Starting to breed late in life is a bad idea if you want to maximise the number of offspring that you produce - or so the theory goes.
But doubt has now been cast on this hypothesis - one of the biggest assumptions in behavioural ecology - by researchers from the universities of Bristol and Cape Town and published today in Current Biology.
Green woodhoopoes are a cooperative bird species that live in year-round, residential groups of 2-12 individuals in which only one pair breeds per season. The remaining individuals help to raise the offspring of the dominant pair, while waiting to breed themselves. Consequently, although both males and females reach reproductive maturity at one year of age, individuals may not start breeding for several years.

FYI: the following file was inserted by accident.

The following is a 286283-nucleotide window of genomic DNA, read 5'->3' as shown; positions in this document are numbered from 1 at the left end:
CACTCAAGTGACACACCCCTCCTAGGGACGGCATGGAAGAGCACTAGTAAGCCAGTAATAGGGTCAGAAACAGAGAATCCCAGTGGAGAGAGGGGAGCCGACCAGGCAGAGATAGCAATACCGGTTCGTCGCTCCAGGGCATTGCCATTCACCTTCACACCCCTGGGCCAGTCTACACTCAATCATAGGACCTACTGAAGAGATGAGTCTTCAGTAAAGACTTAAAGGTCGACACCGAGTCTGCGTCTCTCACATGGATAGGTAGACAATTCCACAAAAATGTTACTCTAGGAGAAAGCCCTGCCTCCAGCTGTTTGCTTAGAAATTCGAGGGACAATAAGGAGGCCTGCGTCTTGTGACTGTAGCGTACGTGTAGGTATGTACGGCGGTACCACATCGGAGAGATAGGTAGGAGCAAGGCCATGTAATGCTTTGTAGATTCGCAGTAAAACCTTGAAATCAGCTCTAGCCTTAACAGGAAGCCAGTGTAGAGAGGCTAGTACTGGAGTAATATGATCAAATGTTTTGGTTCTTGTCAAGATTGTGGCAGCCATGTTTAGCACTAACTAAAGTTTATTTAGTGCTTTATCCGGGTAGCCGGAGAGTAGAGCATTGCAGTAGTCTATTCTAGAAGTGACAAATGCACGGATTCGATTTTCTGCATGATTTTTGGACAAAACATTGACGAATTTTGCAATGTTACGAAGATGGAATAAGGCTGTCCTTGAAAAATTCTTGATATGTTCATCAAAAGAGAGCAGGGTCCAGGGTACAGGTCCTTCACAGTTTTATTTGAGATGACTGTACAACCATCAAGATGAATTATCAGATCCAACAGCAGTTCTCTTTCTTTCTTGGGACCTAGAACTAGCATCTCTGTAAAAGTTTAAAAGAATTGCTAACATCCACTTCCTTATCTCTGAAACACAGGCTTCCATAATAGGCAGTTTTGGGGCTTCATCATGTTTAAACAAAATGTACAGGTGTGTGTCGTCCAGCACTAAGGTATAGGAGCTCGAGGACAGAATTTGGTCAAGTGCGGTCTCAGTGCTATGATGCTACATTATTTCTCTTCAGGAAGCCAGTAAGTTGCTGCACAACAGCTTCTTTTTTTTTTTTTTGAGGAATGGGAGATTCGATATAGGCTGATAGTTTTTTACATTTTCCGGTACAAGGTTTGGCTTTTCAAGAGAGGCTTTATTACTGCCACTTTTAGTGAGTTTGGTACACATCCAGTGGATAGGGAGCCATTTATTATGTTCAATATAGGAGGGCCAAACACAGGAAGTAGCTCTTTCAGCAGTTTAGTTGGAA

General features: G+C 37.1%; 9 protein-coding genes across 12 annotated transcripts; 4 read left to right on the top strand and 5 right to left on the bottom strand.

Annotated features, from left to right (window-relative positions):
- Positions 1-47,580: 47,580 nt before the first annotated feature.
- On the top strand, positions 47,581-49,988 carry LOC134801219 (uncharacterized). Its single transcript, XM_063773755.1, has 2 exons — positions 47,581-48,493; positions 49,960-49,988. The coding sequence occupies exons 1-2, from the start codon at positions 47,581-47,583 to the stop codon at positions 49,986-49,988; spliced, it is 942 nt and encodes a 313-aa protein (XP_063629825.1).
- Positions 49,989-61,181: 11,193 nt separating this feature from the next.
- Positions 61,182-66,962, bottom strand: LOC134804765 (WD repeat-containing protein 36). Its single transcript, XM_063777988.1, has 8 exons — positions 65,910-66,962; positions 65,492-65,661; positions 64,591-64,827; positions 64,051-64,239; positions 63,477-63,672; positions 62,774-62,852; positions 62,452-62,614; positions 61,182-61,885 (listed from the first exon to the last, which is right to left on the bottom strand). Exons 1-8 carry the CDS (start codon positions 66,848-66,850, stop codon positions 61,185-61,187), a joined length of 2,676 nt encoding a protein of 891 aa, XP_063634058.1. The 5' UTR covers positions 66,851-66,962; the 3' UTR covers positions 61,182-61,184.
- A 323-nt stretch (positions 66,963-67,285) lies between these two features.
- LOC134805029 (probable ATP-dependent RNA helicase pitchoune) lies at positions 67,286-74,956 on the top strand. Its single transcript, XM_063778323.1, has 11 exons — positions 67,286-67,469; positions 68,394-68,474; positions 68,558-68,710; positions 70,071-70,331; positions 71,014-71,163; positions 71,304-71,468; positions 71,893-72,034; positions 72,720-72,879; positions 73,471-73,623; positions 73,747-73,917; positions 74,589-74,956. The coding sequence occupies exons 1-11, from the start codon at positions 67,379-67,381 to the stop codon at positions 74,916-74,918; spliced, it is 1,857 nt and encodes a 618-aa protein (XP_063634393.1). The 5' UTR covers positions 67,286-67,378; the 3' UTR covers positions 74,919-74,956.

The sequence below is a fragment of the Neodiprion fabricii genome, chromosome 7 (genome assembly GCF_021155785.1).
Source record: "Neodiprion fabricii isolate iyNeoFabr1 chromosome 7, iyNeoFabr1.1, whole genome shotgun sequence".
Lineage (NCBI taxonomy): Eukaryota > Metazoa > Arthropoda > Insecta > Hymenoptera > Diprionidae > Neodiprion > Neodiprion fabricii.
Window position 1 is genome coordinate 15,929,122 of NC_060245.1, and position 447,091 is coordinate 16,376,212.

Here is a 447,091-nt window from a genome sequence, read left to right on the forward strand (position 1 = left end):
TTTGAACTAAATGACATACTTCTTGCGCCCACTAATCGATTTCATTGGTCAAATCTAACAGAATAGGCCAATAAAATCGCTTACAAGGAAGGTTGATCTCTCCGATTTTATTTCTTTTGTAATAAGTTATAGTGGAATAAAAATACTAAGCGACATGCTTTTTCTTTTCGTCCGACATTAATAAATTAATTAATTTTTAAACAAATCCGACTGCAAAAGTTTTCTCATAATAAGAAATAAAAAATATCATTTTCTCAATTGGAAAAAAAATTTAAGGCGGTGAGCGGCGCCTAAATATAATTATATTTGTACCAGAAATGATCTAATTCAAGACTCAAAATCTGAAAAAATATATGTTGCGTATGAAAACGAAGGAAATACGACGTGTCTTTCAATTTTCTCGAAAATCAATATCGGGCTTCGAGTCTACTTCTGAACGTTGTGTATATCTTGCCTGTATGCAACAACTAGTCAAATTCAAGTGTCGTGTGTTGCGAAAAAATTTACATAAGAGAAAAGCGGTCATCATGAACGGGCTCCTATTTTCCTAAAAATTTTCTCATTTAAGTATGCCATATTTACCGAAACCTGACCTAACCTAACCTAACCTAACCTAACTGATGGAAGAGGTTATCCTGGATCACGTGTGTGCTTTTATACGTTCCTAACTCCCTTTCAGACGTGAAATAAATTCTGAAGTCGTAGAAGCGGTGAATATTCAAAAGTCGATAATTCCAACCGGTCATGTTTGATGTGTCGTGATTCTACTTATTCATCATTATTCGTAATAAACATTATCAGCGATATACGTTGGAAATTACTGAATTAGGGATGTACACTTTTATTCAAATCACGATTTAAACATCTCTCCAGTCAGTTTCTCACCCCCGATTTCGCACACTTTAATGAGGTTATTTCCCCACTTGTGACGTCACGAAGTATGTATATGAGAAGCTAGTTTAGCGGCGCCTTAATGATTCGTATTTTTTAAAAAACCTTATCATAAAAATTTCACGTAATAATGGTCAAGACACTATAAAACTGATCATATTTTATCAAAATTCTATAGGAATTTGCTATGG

Using data gathered over 24 years, Dr Andy Radford and colleagues demonstrate that the females that started breeding later in life actually had more offspring than those that started earlier. Males, on the other hand, met the traditional expectation that a delayed start to breeding results in fewer offspring.
The researchers hypothesise that this surprising and apparently paradoxical situation is because females that attempt to start breeding early in life have a very high mortality rate. In contrast, females who start breeding later tend to live longer, have longer breeding careers, and thus produce more fledglings.
Dr Radford, from Bristol University's School of Biological Sciences, who is funded by the BBSRC, said: "It has been generally assumed that males and females suffer similarly from a delayed start to breeding, and many studies have investigated how non-breeding birds might mitigate this assumed cost. However, as in many facets of life, the sexes differ dramatically: although male woodhoopoes do indeed suffer if they don't start breeding as soon as possible, females do best to wait a while."